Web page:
Step One. Read books. Lots of them.
People will tell you to put down your books and join the real world, for heaven’s sake. They will remind you that you live in a university dorm or an apartment reached by only a sliver of light or a temporary rental and do not even think of wasting time or money on land you do not own, but you would do well to smile and say nothing. Go on. Read. Read your books and dream your dreams. You are storing up treasures in heaven.
Step Two. Pay attention to desire.
When winter wears on and you cannot stand it one more day, lean in to that ache. Accept that the two things you want most in life, a garden and a baby, may never be yours. But take heart. The moment you break under the weight of longing is the moment you wash out an old yogurt container and fill it with dirt and a few grass seeds. When the grass seeds sprout you will run your hand over cool greenness while icy snow tap-taps against the window. The smell of a few blades of grass snipped with kitchen scissors is the smell of hope.
Step Three. Try and fail.
When a friend invites you to share a plot in the neighborhood community garden, say yes. Say yes, even though you don’t actually know anything about growing vegetables. Commit to reading more books with titles like Practical Kitchen Gardens and fewer books with watercolor illustrations and titles like Roses I Have Loved. Say yes even though you are hugely pregnant and you cannot exactly bend over. When your firstborn, your longed-for baby girl, arrives that September, your friend will bring you pasta made with tomatoes and basil you did little to tend. For the rest of your days that combination of flavors will recall your daughter’s sleepy infant smile.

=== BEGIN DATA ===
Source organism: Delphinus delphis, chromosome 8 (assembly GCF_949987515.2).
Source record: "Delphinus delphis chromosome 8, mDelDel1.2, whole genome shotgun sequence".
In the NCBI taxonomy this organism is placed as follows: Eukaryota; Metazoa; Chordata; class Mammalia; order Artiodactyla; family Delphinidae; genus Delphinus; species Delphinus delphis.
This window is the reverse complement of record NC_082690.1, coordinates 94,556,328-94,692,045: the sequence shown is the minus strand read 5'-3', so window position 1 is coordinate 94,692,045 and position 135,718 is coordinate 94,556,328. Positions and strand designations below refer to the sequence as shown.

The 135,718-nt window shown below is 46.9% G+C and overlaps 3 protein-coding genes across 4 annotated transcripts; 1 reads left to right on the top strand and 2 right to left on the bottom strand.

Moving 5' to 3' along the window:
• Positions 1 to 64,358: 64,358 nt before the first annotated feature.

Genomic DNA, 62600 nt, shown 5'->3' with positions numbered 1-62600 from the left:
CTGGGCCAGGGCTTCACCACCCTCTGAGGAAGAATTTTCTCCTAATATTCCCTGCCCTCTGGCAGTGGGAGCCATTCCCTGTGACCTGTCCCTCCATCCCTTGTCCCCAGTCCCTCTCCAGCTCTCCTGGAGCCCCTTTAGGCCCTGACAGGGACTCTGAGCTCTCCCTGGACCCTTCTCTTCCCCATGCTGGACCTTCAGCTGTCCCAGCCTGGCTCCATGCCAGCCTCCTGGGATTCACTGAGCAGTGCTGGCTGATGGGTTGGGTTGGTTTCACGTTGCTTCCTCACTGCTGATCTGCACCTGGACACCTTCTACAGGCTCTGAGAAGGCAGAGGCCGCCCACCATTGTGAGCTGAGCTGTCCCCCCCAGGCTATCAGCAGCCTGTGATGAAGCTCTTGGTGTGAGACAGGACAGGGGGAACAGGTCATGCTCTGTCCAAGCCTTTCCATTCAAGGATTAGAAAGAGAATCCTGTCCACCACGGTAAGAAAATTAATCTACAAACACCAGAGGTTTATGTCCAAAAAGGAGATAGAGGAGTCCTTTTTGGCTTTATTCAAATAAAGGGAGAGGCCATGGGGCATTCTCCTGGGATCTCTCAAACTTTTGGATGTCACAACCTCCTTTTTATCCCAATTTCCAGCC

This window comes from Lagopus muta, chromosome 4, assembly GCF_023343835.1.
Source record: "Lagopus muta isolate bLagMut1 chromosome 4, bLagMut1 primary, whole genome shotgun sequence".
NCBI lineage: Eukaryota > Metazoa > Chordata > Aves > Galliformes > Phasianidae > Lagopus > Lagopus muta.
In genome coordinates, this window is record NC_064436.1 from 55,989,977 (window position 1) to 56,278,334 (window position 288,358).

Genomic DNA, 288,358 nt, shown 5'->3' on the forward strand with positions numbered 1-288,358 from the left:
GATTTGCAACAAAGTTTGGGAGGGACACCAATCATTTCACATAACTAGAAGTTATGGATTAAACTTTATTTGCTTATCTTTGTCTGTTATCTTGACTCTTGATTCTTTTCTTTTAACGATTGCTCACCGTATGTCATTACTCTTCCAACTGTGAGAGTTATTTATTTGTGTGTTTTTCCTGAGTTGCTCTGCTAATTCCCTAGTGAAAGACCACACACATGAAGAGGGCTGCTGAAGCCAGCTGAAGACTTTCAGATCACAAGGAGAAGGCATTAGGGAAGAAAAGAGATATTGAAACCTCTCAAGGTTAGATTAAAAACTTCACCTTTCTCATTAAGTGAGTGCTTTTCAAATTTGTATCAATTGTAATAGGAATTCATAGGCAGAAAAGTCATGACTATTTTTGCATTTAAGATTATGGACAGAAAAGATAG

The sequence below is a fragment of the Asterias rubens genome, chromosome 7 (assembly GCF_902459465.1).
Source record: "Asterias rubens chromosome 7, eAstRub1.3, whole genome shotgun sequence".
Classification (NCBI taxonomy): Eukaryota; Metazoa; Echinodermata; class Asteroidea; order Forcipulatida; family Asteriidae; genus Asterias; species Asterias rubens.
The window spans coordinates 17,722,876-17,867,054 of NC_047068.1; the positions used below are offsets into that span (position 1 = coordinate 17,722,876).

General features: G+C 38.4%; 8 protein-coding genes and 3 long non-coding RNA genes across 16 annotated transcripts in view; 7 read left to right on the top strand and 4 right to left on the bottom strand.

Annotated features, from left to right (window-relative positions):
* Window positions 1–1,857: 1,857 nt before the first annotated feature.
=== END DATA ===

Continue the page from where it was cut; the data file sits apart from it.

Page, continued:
Step Four. Live without.
Trade your community garden plot in a northern city for a Florida backyard dominated by concrete pavers and chlorinated water. Watch your potted flowers shrivel and die beneath the showery splashes of three children. Look at those children and remember that God does sometimes give us the desires of our hearts. Pray for the garden of your dreams. Pray for those impractical, impossible roses.
Step Five. Dig.